January 10, 2006
Another Florida Cracker Post
...has me dwelling on a particular one of the myriad strange co-incidences in my life. (Major Dad has learned not to question my witchy ways ~ he just shakes his head and says "How do you do it?") She notes that quite a wonderful American died Friday. A real hero whose name we should all know, but don't.
On March 16, 1968, Hugh Thompson stopped the My Lai massacre.
And that moment in time for me?
I was having dinner at 'Hamburguesa', in Old Town San Diego. I'd been TAD at the (now-defunct) Naval Training Center for instructor school and dragged my Squidette roommate (with her sailor classmates) out for a decent dinner. Barracks rats, the lot of them. Once through the Earth Burgers, bowling ball size margaritas and Negro Modelos, we'd leaned back for some grown-up conversation and stomach settling. Somehow the conversation swung around to the Army, then Army bases and, before I knew it, I was recounting my first visit to Fort Benning, GA.
Our Uncle Nat was an Army LtCol stationed there at the time and we were all loaded up in the Vista Cruiser to go see him. They lived (He, Aunt Dolly and the SIX micro units) in one of those beautiful, classic, colonnaded Southern-style Officer's Quarters. It looked like a mansion to us. Never having been on anything remotely military in my memory, the sights and sounds were absolutely fascinating and magical. Especially the gauntlet we got to run every morning on our quest for donuts. A little non-descript building on our route was surrounded by crowds and microphones and TV cameras. And, if we timed it just wrong and got caught in the crush, we got to watch as Lt. William Calley and all his lawyers walked across the street and into the building. The whole show gave us (Me and Pat, a pair of 15 year olds) plenty to gawk at and the adults plenty to talk about. (Plus we'd check the broadcast that night to see if someone's mug on their way for donuts had made the news shots of the crowds.) Surreal world, there in an Army household, archly conservative, terrified of Communists and Red Chinese, and all John Birch Society types. You can imagine whose side they were on.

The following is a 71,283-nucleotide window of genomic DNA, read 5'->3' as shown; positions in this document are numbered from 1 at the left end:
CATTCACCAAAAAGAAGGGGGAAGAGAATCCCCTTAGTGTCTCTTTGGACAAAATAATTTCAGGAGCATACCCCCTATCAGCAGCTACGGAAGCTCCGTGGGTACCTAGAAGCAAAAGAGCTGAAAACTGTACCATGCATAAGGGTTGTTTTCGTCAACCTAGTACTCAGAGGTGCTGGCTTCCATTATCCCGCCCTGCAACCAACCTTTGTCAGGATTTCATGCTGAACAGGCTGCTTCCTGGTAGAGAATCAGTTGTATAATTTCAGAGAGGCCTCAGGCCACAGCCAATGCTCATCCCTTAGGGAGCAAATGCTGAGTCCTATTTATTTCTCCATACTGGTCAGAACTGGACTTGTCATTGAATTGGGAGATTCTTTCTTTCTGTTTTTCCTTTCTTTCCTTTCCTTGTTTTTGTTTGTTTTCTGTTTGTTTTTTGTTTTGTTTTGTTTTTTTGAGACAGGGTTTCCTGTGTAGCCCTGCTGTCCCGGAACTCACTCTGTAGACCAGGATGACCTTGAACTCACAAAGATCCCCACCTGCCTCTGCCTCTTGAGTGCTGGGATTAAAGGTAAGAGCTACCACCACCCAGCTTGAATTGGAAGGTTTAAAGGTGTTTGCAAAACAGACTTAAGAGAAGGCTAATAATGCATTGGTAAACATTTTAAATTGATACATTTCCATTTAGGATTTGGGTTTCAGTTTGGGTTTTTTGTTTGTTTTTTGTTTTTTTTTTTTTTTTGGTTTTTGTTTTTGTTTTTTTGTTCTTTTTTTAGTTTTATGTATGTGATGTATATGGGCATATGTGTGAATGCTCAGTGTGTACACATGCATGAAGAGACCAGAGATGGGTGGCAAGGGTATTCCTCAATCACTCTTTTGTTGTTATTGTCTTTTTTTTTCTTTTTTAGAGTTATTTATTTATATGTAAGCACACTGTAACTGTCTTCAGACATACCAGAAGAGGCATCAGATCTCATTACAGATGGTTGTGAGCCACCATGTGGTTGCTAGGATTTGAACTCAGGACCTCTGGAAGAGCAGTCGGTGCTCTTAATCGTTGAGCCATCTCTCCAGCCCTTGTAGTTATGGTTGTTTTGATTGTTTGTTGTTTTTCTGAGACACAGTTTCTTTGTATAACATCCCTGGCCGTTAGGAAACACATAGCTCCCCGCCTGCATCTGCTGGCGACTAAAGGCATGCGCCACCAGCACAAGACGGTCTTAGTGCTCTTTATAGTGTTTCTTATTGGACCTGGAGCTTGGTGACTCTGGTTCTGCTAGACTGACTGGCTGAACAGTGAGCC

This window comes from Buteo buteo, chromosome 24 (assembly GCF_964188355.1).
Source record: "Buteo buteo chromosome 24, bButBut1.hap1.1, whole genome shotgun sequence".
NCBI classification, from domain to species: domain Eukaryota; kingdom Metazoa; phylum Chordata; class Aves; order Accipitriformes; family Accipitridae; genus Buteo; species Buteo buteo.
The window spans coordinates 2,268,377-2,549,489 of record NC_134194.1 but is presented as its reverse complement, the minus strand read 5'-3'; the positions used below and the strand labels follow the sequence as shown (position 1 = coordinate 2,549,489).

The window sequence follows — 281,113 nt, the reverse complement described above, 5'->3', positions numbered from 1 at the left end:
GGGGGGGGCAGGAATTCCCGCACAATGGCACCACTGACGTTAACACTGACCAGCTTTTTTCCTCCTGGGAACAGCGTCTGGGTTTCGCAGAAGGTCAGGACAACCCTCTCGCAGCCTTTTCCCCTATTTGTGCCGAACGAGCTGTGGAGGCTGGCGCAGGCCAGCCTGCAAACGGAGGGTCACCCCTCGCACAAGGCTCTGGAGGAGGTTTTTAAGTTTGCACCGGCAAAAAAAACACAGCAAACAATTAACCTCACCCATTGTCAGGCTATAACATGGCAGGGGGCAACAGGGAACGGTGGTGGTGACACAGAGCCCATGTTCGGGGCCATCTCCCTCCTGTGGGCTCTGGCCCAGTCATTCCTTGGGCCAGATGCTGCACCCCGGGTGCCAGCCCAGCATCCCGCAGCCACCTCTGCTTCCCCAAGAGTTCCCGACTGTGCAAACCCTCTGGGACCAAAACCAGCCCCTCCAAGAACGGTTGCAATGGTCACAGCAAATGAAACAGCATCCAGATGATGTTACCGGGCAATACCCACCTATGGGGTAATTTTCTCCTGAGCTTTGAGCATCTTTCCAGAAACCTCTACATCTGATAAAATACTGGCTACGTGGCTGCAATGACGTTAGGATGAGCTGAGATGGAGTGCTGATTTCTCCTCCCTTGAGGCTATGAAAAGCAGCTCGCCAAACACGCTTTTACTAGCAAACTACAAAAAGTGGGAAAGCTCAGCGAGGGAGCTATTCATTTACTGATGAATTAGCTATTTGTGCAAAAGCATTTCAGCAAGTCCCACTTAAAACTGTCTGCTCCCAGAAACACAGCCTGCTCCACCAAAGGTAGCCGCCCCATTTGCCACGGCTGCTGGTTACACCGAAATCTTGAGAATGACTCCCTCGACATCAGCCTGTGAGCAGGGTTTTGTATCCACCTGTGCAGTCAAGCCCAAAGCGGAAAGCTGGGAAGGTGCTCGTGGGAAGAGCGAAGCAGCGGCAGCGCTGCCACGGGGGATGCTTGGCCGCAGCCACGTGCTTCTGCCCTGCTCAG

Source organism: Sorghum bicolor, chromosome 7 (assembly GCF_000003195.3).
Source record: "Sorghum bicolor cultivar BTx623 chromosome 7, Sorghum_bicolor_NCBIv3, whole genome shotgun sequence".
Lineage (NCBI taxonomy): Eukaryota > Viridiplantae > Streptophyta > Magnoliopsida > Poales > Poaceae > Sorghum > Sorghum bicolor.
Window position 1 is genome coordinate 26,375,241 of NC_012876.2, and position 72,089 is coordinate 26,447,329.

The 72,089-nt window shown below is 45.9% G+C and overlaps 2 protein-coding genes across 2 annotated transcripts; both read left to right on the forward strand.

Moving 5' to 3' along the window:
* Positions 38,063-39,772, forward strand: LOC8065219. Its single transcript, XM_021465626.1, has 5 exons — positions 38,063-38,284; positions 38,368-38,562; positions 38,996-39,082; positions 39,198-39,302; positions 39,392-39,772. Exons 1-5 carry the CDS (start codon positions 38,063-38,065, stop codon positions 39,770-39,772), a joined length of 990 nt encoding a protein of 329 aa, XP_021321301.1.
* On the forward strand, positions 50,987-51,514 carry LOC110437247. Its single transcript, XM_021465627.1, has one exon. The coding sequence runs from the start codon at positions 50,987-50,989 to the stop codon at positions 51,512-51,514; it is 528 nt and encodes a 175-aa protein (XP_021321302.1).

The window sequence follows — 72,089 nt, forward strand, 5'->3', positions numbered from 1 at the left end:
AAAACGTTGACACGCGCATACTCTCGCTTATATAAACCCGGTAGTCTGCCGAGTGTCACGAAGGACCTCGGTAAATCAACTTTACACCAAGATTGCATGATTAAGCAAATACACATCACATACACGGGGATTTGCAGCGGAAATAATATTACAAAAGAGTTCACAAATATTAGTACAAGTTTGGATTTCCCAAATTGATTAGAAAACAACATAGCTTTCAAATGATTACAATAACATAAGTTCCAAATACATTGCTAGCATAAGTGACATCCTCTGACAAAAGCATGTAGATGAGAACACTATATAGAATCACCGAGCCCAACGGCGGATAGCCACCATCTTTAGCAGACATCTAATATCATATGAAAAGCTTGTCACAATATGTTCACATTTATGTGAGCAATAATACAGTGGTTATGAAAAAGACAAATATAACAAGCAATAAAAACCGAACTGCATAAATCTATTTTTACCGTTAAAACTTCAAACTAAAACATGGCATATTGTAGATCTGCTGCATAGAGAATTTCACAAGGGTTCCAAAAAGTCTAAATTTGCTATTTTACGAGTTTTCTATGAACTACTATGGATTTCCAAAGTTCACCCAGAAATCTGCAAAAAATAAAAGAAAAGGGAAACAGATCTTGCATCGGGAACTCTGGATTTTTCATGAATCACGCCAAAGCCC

As I'm talking, I noticed an older, very well dressed gentleman at the next table pretty plainly attuned to the discussion at ours. When I caught his eye, he excused himself to his companions and came over. He introduced himself (seemed to be a hugely pleasant fellow) and said, "I'm sorry, but I couldn't help overhearing your conversation. I was so astonished to hear Lt. Calley's name...and honestly surprised anyone would remember and talk about it now. I never thought about how it looked and I had to listen. You are so right in how you remember it ~ the crowds and those TV cameras. You probably saw me, you know. I was one of Lt. Calley's lawyers."
Posted by tree hugging sister at January 10, 2006 12:29 PM
What are you, some sort of nexus for bizarre coincidences? Have you ever sailed through the Bermuda Triangle?
PS: I'm amazed at one thing, that you actually admitted to having relatives in the US Army. Now I know how you got used to my trifling ways.
Posted by: The_Real_JeffS at January 10, 2006 01:23 PM
But we're estranged, Jeff.
Posted by: Mr. Bingley at January 10, 2006 01:42 PM